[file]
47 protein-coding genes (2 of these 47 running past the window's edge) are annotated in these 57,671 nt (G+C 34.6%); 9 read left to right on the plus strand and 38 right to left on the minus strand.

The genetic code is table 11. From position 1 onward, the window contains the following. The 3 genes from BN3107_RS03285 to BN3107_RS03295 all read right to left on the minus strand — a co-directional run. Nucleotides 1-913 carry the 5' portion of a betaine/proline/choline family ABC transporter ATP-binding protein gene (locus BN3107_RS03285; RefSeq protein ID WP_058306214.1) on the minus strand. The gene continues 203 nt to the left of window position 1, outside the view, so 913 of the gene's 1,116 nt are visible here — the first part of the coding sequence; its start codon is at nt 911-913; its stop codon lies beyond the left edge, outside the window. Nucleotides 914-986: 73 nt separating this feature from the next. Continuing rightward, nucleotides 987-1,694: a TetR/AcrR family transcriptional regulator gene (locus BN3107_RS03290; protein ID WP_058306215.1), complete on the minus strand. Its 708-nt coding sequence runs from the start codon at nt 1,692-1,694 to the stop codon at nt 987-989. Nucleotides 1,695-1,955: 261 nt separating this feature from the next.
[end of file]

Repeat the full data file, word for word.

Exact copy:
47 protein-coding genes (2 of these 47 running past the window's edge) are annotated in these 57,671 nt (G+C 34.6%); 9 read left to right on the plus strand and 38 right to left on the minus strand.

The genetic code is table 11. From position 1 onward, the window contains the following. The 3 genes from BN3107_RS03285 to BN3107_RS03295 all read right to left on the minus strand — a co-directional run. Nucleotides 1-913 carry the 5' portion of a betaine/proline/choline family ABC transporter ATP-binding protein gene (locus BN3107_RS03285; RefSeq protein ID WP_058306214.1) on the minus strand. The gene continues 203 nt to the left of window position 1, outside the view, so 913 of the gene's 1,116 nt are visible here — the first part of the coding sequence; its start codon is at nt 911-913; its stop codon lies beyond the left edge, outside the window. Nucleotides 914-986: 73 nt separating this feature from the next. Continuing rightward, nucleotides 987-1,694: a TetR/AcrR family transcriptional regulator gene (locus BN3107_RS03290; protein ID WP_058306215.1), complete on the minus strand. Its 708-nt coding sequence runs from the start codon at nt 1,692-1,694 to the stop codon at nt 987-989. Nucleotides 1,695-1,955: 261 nt separating this feature from the next.